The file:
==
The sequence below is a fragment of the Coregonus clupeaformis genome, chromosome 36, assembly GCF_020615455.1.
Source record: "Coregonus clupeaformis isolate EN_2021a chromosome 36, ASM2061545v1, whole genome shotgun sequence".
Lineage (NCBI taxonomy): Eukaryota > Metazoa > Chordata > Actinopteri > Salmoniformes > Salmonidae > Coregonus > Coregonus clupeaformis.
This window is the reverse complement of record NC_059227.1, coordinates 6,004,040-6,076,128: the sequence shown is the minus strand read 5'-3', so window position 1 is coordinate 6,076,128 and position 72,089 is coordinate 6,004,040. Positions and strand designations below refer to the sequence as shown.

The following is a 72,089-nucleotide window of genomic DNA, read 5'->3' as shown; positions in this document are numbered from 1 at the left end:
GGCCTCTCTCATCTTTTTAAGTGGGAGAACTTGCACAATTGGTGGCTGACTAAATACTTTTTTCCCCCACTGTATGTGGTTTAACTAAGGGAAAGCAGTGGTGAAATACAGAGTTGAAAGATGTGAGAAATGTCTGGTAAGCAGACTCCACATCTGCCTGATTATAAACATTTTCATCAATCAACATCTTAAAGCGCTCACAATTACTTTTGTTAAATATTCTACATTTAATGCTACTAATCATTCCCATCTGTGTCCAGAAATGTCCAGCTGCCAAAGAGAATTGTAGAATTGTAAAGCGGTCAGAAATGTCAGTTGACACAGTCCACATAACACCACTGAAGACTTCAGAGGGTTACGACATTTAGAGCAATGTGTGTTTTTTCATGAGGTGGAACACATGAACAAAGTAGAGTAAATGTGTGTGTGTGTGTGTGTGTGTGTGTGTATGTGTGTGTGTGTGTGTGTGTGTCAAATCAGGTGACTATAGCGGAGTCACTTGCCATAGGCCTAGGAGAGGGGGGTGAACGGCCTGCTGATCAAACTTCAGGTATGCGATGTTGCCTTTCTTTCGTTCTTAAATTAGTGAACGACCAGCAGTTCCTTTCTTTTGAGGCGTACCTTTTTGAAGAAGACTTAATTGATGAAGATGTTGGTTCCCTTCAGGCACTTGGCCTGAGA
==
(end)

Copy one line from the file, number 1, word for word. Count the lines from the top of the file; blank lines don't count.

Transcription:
The sequence below is a fragment of the Coregonus clupeaformis genome, chromosome 36, assembly GCF_020615455.1.